# Toronto Math Forum

## MAT244-2018S => MAT244--Tests => Term Test 2 => Topic started by: Victor Ivrii on March 21, 2018, 02:57:33 PM

Title: TT2--P3
Post by: Victor Ivrii on March 21, 2018, 02:57:33 PM
a. Find the general solution of
$$\mathbf{x}'=\begin{pmatrix} 0 &1\\ 2 &-1\end{pmatrix}\mathbf{x}$$
and sketch trajectories.

b. Solve
$$\mathbf{x}'=\begin{pmatrix} 0 &1\\ 2 &-1\end{pmatrix}\mathbf{x}+ \begin{pmatrix} \frac{e^{2t }}{e^t+1} \\ \frac{e^{2t }}{e^t+1}\end{pmatrix},\qquad \mathbf{x}(0)=\begin{pmatrix} 3 \\ 0\end{pmatrix}.$$
Title: Re: TT2--P3
Post by: Meng Wu on March 21, 2018, 11:48:11 PM
\underline{\text{Solution:}}$$\\ Part(a) \\ Find eigenvalues by \det(A-\lambda I_2)=0:$$\begin{array}{|c c|}-\lambda&1\\2&-1-\lambda\end{array}=0 \implies \lambda^2+\lambda-2=0=(\lambda-1)(\lambda+2)=0 \implies \cases{\lambda_1=1\\ \lambda_2=-2}$$Find eigenvectors by (A-\lambda I_2)\textbf{x}=\boldsymbol 0: \\ When \lambda=1, \\$$\begin{pmatrix}-1&1\\2&-2\end{pmatrix}\begin{pmatrix}x_1\\x_2\end{pmatrix}=\begin{pmatrix}0\\0\end{pmatrix}\implies\begin{pmatrix}-1&1\\0&0\end{pmatrix}\begin{pmatrix}x_1\\x_2\end{pmatrix}=\begin{pmatrix}0\\0\end{pmatrix}\implies \begin{pmatrix}x_1\\x_2\end{pmatrix}=x_2\begin{pmatrix}1\\1\end{pmatrix}$$Thus, the eigenvector \boldsymbol{\xi}^{(1)}=\begin{pmatrix}1\\1\end{pmatrix}, \textbf{x}^{(1)}(t)=\begin{pmatrix}1\\1\end{pmatrix}e^t. \\ When \lambda=-2, \\$$\begin{pmatrix}2&1\\2&1\end{pmatrix}\begin{pmatrix}x_1\\x_2\end{pmatrix}=\begin{pmatrix}0\\0\end{pmatrix}\implies\begin{pmatrix}2&1\\0&0\end{pmatrix}\begin{pmatrix}x_1\\x_2\end{pmatrix}=\begin{pmatrix}0\\0\end{pmatrix}\implies \begin{pmatrix}x_1\\x_2\end{pmatrix}=x_2\begin{pmatrix}1\\-2\end{pmatrix}$$Thus, the eigenvector \boldsymbol{\xi}^{(2)}=\begin{pmatrix}1\\-2\end{pmatrix}, \textbf{x}^{(2)}(t)=\begin{pmatrix}1\\-2\end{pmatrix}e^{-2t}.\\ Therefore, the general solution of given system is$$\textbf{x}(t)=c_1\begin{pmatrix}1\\1\end{pmatrix}e^t+c_2\begin{pmatrix}1\\-2\end{pmatrix}e^{-2t}$$Title: Re: TT2--P3 Post by: Meng Wu on March 21, 2018, 11:48:29 PM Part(b) \\ Now consider the non-homogeneous system: \\ First calculate the Wronskain$$W[\textbf{x}^{(1)},\textbf{x}^{(2)}](t)=\begin{array}{|c c|}e^t&e^{-2t}\\e^t&-2e^{-2t}\end{array}=-3e^{-t}\neq 0$$Thus, \textbf{x}^{(1)}(t) and \textbf{x}^{(2)}(t) form a fundamental set of solutions. \\ Hence the fundamental matrix$$\boldsymbol\Psi(t)=\begin{pmatrix}e^t&e^{-2t}\\e^t&-2e^{-2t}\end{pmatrix}$$Since the general solution for the non-homogeneous is:$$\textbf{x}(t)=\boldsymbol{\Psi}(t)\boldsymbol{c}+\boldsymbol{\Psi}(t)\int_{t_0}^{t}\boldsymbol{\Psi}^{-1}(s)\boldsymbol{g}(s)ds$$Using Quick Formula from linear algebra: Let$$\boldsymbol{\Psi}(t)=\begin{pmatrix}a&b\\c&d\end{pmatrix}\begin{align}\boldsymbol{\Psi}^{-1}(t)&={1\over \det(\boldsymbol{\Psi}(t))}\begin{pmatrix}d&-b\\-c&a\end{pmatrix}\\&=-{1\over 3}e^t\begin{pmatrix}-2e^{-2t}&-e^{-2t}\\-e^{t}&e^{t}\end{pmatrix}\\&=\begin{pmatrix}{2\over3}e^{-t}&{1\over3}e^{-t}\\{1\over3}e^{2t}&-{1\over3}e^{2t}\end{pmatrix}\end{align}$$Hence,$$\begin{align}\boldsymbol{\Psi}^{-1}(t)\boldsymbol{g}(t)=\begin{pmatrix}{2\over3}e^{-t}&{1\over3}e^{-t}\\{1\over3}e^{2t}&-{1\over3}e^{2t}\end{pmatrix}\begin{pmatrix}{e^{2t}\over e^t+1}\\{e^{2t}\over e^t+1}\end{pmatrix}=\begin{pmatrix}{e^{t}\over e^t+1}\\0\end{pmatrix}\end{align}$$Thus,$$\int_{t_0}^{t}\boldsymbol{\Psi}^{-1}(s)\boldsymbol{g}(s)ds=\int_{t_0}^{t}\begin{pmatrix}{e^{s}\over e^s+1}\\0\end{pmatrix}ds=\begin{pmatrix}\ln(e^t+1)\\k\end{pmatrix}$$where k is any arbitrary constant. \\Thus,$$\begin{align}\boldsymbol{\Psi}(t)\int_{t_0}^{t}\boldsymbol{\Psi}^{-1}(s)\boldsymbol{g}(s)ds&=\begin{pmatrix}e^t&e^{-2t}\\e^t&-2e^{-2t}\end{pmatrix}\begin{pmatrix}{e^{s}\over e^s+1}\\0\end{pmatrix}\\&=\ln(e^t+1)\begin{pmatrix}e^t\\e^t\end{pmatrix}+k\begin{pmatrix}e^{-2t}\\-2e^{-2t}\end{pmatrix}\end{align}$$For conveniently chosen t_0=t, we have$$\begin{align}\textbf{c}&=\boldsymbol{\Psi}^{-1}(t_0)\textbf{x}^{0}\\&=\begin{pmatrix}{2\over3}&{1\over3}\\{1\over3}&-{1\over3}\end{pmatrix}\begin{pmatrix}3\\0\end{pmatrix}\\&=\begin{pmatrix}2\\1\end{pmatrix}\implies \cases{c_1=2\\c_2=1}\end{align} $$Therefore, the general solution for IVP is$$\textbf{x}(t)=\begin{pmatrix}e^t&e^{-2t}\\e^t&-2e^{-2t}\end{pmatrix}\begin{pmatrix}2\\1\end{pmatrix}+\ln(e^t+1)\begin{pmatrix}e^t\\e^t\end{pmatrix}+k\begin{pmatrix}e^{-2t}\\-2e^{-2t}\end{pmatrix}$$where k is any arbitrary constant.\\ If let k=1, we have$$\textbf{x}(t)=\begin{pmatrix}e^t&e^{-2t}\\e^t&-2e^{-2t}\end{pmatrix}\begin{pmatrix}2\\1\end{pmatrix}+\ln(e^t+1)\begin{pmatrix}e^t\\e^t\end{pmatrix}+\begin{pmatrix}e^{-2t}\\-2e^{-2t}\end{pmatrix}$$Title: Re: TT2--P3 Post by: Meng Wu on March 21, 2018, 11:49:31 PM I honestly don't think I get part(b) right, correct me pelase :-\ Title: Re: TT2--P3 Post by: Jared Jubas-Malz on March 22, 2018, 01:18:14 AM I got a different answer for part (b). Aside from a missing constant, I got everything the same up until (6) so I will start from there. Rewriting (6) I got:$$\textbf{x}(t)=(ln(e^t+1)+c_{1})e^t\begin{pmatrix}1\\1\end{pmatrix}+c_{2}e^{-2t}\begin{pmatrix}1\\-2\end{pmatrix}=ln(e^t+1)e^t\begin{pmatrix}1\\1\end{pmatrix}+c_{1}e^t\begin{pmatrix}1\\1\end{pmatrix}+c_{2}e^{-2t}\begin{pmatrix}1\\-2\end{pmatrix}$$Plugging in the initial condition:$$\textbf{x}(0)=\begin{pmatrix}3\\0\end{pmatrix}$$This gives:$$3=ln(2)+c_{1}+c_{2} \implies c_{1}=3-ln(2)-c_{2}\qquad(7)$$and:$$0=ln(2)+c_{1}-2c_{2}\qquad(8 )$$Plugging (7) into (8 ) gives c_{2}=1. Plugging this back into (7) gives c_{1}=2-ln(2). Therefore the constants are:$$c_{1}=2-ln(2)\quad and \quad c_{2}=1$$Therefore the general solution would be:$$\textbf{x}(t)=ln(e^t+1)e^t\begin{pmatrix}1\\1\end{pmatrix}+(2-ln(2))e^t\begin{pmatrix}1\\1\end{pmatrix}+e^{-2t}\begin{pmatrix}1\\-2\end{pmatrix}\$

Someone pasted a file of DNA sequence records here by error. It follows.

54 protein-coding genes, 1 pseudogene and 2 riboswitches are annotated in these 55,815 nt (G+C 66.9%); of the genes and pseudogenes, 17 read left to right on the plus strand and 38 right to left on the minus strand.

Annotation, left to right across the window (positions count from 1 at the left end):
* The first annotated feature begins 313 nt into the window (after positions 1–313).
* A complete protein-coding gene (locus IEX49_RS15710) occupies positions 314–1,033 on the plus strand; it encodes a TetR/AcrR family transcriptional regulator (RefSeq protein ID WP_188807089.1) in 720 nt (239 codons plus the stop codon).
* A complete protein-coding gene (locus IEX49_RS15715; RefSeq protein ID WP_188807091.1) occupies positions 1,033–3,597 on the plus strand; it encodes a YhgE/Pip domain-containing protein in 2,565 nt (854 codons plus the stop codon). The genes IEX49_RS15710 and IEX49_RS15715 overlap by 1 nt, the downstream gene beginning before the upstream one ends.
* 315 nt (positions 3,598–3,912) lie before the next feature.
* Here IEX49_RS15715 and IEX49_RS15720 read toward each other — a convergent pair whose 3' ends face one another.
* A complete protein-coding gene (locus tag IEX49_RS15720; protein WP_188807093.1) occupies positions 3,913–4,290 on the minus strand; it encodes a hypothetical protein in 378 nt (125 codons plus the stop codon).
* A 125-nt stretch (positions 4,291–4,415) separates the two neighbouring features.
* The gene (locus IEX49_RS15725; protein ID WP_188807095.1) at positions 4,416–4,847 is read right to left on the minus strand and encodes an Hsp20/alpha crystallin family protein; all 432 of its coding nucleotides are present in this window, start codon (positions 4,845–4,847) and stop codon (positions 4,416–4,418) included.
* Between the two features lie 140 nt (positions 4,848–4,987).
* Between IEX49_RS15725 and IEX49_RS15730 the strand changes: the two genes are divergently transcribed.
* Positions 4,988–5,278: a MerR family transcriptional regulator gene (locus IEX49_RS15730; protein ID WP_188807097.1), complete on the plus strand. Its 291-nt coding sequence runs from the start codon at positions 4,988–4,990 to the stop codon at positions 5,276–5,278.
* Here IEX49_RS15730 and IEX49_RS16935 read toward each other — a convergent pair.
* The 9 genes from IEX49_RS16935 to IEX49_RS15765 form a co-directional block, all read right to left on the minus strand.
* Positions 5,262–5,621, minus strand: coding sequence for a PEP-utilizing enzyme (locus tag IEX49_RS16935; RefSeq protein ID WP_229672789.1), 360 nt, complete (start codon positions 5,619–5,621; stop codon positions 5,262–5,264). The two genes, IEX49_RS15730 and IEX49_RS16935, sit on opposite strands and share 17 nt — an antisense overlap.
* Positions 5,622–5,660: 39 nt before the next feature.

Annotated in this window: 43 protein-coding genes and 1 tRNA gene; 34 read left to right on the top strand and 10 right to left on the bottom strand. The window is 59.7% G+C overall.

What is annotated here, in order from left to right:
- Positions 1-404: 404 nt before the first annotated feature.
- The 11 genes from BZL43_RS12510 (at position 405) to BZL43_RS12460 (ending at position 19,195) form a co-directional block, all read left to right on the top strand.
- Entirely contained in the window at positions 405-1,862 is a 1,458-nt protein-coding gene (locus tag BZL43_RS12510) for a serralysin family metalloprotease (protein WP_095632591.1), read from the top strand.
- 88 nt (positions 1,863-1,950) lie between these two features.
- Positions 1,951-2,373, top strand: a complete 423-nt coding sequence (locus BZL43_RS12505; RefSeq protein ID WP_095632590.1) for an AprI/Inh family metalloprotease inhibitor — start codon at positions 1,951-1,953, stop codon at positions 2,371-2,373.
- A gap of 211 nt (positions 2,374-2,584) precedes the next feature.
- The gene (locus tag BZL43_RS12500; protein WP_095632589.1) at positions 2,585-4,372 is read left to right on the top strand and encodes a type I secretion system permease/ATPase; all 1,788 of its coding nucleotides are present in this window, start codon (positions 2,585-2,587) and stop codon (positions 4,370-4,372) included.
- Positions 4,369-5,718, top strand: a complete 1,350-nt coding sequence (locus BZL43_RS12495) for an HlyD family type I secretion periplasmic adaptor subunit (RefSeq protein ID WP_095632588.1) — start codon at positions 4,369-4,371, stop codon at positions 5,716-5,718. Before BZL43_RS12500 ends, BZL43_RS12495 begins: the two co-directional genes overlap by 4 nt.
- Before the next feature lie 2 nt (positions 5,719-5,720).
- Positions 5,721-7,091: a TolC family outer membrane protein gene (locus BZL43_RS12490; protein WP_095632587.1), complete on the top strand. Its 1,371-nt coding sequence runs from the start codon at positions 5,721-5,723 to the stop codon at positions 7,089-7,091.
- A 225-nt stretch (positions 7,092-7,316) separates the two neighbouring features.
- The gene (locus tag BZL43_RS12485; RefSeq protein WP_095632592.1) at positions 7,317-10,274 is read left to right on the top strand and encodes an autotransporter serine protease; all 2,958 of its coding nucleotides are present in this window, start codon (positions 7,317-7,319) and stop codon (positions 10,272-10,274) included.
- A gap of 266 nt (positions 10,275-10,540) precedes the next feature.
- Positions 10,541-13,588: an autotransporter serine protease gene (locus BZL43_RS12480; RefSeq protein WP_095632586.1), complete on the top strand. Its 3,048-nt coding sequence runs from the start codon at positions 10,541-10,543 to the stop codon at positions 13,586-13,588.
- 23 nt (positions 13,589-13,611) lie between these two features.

Title: Re: TT2--P3
Post by: Victor Ivrii on March 24, 2018, 10:35:13 AM
One does not need to find fundamental matrix, it adds complexity to particular problem